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What is lupus?
Systemic lupus erythematosus, also known as SLE, or simply lupus, is a disease that is characterized by periodic episodes of inflammation of and damage to the joints, tendons, other connective tissues, and organs, including the heart, lungs, blood vessels, brain, kidneys, and skin. The heart, lungs, kidneys, and brain are the organs most affected. Lupus affects each individual differently and the effects of the illness range from mild to severe. Lupus can potentially be fatal.
The majority of people who have lupus are young women (late teens to 45). This may be due to the fact that estrogen (a female hormone) seems to be associated with lupus. Lupus affects more African-Americans, Asian Americans, Latinos, and American Indians than white Americans. Lupus in children occurs most often at the age of 15 and older. According to the Arthritis Foundation, about 25,000 children and adolescents have lupus or a related disorder.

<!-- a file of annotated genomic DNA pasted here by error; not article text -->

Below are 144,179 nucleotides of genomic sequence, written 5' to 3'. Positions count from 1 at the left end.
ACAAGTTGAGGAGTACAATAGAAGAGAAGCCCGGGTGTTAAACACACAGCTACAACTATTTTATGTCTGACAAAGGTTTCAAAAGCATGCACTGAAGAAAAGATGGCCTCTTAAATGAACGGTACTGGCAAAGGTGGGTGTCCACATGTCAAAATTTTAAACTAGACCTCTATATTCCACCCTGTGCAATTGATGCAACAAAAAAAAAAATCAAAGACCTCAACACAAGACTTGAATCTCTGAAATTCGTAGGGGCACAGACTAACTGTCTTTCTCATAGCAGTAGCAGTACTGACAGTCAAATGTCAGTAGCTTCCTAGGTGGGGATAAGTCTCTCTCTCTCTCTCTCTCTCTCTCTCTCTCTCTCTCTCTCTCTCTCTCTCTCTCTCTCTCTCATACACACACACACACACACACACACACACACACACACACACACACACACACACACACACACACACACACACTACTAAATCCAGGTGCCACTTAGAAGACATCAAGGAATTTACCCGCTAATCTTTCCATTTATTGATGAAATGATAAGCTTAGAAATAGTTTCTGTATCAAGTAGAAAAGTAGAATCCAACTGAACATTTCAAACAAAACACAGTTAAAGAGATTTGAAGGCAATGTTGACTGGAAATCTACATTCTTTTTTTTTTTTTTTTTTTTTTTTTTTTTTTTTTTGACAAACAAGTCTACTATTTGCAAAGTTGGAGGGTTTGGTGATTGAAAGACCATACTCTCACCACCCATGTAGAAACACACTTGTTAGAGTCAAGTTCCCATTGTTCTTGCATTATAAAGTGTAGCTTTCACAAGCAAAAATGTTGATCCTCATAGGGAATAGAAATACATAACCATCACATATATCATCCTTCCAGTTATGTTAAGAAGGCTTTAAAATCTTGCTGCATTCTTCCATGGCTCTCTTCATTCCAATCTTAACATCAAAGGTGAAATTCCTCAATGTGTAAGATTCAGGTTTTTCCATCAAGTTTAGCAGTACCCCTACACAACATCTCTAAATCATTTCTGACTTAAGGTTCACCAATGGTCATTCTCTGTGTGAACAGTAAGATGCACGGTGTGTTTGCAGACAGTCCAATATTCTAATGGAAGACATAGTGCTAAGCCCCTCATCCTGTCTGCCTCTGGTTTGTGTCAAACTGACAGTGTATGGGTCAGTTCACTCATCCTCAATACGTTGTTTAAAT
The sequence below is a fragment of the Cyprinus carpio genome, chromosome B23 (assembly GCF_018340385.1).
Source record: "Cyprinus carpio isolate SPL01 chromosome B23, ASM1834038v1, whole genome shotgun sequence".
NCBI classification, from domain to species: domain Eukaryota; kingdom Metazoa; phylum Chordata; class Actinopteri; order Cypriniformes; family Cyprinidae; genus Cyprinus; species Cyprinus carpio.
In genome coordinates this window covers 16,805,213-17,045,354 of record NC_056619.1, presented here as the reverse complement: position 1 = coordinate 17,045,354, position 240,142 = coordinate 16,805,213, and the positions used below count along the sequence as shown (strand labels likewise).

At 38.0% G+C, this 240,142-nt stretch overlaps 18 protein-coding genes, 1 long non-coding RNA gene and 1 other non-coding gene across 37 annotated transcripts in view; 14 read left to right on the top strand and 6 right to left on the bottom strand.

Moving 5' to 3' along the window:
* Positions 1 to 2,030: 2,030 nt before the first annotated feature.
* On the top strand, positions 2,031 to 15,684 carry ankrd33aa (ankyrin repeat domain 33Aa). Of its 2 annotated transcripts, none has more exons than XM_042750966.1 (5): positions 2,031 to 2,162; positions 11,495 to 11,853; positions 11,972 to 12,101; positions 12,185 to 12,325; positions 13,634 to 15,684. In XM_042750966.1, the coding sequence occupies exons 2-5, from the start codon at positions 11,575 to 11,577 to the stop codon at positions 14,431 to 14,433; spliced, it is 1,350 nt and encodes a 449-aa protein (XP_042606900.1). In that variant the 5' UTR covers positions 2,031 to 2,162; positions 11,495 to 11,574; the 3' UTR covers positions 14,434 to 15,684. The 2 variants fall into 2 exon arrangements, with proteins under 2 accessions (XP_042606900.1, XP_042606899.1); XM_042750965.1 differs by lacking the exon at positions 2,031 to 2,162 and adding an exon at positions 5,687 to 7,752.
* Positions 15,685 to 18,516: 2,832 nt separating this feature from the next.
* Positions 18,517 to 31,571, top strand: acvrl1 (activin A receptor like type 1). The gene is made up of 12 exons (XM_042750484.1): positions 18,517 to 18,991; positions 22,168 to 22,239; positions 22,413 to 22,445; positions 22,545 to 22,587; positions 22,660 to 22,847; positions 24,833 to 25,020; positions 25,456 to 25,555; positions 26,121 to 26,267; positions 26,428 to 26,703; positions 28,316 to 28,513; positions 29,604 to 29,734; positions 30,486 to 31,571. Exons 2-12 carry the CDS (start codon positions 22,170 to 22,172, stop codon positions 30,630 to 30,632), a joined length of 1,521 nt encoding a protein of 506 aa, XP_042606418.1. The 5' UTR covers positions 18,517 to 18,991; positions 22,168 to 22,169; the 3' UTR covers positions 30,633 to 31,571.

The disease is known to have periods of flare-ups and periods of remission (partial or complete lack of symptoms). Children with lupus can have a large degree of kidney involvement. The severity of the kidney involvement can alter the survival rate of patients with lupus. In some cases, kidney damage is so severe it leads to kidney failure.